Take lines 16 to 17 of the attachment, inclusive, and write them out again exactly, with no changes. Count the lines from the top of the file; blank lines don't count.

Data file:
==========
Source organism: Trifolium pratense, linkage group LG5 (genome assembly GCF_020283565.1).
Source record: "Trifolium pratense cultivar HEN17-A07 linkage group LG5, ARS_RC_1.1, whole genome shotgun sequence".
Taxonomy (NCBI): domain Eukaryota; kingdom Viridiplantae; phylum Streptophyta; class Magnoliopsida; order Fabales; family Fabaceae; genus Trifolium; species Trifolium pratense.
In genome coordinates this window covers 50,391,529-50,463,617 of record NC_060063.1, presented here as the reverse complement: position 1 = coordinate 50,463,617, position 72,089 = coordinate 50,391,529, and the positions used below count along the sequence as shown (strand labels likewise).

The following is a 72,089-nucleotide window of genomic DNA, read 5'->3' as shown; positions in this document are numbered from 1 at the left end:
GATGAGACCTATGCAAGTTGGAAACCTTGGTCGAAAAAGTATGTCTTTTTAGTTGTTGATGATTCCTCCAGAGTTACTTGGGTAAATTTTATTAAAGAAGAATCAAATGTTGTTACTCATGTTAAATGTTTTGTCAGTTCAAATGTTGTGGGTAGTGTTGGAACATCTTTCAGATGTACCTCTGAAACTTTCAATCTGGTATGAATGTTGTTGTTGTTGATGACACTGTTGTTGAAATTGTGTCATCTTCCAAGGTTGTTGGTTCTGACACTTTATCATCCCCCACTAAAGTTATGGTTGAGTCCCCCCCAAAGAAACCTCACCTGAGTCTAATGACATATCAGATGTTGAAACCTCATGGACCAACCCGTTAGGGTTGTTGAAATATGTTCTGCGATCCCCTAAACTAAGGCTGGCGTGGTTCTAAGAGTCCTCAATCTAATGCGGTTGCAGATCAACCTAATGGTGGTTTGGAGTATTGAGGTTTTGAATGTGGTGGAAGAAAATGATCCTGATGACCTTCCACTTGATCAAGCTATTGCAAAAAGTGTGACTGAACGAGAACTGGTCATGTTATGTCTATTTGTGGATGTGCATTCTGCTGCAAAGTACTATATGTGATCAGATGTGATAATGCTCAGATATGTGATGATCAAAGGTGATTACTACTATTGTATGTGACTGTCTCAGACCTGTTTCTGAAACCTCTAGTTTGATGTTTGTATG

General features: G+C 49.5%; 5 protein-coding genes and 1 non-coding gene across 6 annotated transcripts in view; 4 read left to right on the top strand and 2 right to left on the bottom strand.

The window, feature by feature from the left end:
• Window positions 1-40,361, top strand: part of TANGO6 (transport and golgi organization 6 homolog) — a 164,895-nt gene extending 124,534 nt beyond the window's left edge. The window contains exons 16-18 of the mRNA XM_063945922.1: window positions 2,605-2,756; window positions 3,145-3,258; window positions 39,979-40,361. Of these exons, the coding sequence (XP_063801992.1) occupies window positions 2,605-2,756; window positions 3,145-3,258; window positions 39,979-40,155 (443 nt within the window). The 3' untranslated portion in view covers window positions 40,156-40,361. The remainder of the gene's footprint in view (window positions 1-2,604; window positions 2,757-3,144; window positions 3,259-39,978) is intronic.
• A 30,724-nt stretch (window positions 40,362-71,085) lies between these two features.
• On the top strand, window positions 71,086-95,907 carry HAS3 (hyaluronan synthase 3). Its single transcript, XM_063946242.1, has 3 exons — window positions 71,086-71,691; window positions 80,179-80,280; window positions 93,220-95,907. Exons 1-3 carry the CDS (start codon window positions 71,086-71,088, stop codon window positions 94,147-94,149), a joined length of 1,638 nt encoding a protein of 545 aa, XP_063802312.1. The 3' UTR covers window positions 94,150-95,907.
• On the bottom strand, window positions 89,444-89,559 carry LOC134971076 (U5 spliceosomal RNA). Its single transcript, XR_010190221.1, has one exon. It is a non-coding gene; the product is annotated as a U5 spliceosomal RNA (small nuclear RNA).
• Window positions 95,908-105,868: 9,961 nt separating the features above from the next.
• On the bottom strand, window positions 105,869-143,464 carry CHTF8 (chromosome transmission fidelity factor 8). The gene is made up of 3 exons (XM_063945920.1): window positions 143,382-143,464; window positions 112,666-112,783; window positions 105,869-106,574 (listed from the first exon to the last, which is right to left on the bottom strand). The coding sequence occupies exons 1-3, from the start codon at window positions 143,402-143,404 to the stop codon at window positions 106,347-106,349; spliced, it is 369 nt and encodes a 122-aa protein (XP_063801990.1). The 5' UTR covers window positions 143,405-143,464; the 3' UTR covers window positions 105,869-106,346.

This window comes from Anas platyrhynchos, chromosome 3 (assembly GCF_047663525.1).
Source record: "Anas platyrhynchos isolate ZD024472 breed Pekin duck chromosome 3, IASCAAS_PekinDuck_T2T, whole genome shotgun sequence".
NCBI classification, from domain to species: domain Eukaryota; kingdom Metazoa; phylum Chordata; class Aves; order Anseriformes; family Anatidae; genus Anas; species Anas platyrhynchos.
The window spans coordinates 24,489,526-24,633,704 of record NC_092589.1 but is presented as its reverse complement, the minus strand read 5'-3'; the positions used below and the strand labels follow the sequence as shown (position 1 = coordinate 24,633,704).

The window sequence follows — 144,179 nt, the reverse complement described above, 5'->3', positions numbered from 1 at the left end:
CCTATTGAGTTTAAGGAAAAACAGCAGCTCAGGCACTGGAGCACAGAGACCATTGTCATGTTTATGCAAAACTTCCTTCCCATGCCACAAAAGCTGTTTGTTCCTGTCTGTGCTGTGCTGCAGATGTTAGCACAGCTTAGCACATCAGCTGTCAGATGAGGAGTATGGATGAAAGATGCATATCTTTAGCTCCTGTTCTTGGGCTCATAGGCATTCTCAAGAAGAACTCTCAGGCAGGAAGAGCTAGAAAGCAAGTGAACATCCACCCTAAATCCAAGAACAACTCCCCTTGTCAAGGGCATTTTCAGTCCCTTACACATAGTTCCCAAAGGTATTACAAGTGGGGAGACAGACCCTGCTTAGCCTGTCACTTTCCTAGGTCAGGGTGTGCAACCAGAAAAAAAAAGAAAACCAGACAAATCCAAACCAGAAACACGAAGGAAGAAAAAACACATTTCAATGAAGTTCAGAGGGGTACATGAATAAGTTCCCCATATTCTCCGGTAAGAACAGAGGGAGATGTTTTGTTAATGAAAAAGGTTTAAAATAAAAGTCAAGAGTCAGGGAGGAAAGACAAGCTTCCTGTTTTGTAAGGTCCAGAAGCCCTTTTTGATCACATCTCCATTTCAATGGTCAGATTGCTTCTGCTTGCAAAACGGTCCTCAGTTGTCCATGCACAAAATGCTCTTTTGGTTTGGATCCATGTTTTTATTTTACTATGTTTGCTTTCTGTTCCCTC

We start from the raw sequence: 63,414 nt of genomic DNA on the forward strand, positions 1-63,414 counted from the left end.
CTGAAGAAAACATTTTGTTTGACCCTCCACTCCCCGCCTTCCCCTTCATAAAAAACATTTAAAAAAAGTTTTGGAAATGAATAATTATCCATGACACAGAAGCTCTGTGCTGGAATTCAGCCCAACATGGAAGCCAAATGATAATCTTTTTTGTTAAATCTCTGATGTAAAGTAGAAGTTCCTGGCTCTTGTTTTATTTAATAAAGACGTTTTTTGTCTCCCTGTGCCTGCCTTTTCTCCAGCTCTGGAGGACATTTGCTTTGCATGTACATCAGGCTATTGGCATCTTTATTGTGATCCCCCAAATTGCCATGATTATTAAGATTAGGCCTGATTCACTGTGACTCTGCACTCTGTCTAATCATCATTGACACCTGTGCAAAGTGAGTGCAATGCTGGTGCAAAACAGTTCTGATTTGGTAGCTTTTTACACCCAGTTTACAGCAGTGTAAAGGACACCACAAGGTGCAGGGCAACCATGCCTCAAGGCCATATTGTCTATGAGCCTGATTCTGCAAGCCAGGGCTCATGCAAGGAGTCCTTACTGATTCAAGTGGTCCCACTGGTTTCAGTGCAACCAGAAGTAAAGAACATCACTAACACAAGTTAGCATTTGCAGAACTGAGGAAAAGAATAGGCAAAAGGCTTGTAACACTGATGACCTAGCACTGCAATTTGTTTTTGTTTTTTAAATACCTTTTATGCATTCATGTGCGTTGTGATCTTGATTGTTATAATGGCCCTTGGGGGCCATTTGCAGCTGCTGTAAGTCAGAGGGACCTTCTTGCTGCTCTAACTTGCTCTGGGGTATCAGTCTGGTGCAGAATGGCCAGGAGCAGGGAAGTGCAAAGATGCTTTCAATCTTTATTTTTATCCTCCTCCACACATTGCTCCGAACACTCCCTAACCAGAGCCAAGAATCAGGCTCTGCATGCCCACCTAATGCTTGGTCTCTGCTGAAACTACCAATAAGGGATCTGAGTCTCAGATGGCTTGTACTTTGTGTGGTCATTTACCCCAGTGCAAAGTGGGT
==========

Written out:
Source record: "Anas platyrhynchos isolate ZD024472 breed Pekin duck chromosome 3, IASCAAS_PekinDuck_T2T, whole genome shotgun sequence".
NCBI classification, from domain to species: domain Eukaryota; kingdom Metazoa; phylum Chordata; class Aves; order Anseriformes; family Anatidae; genus Anas; species Anas platyrhynchos.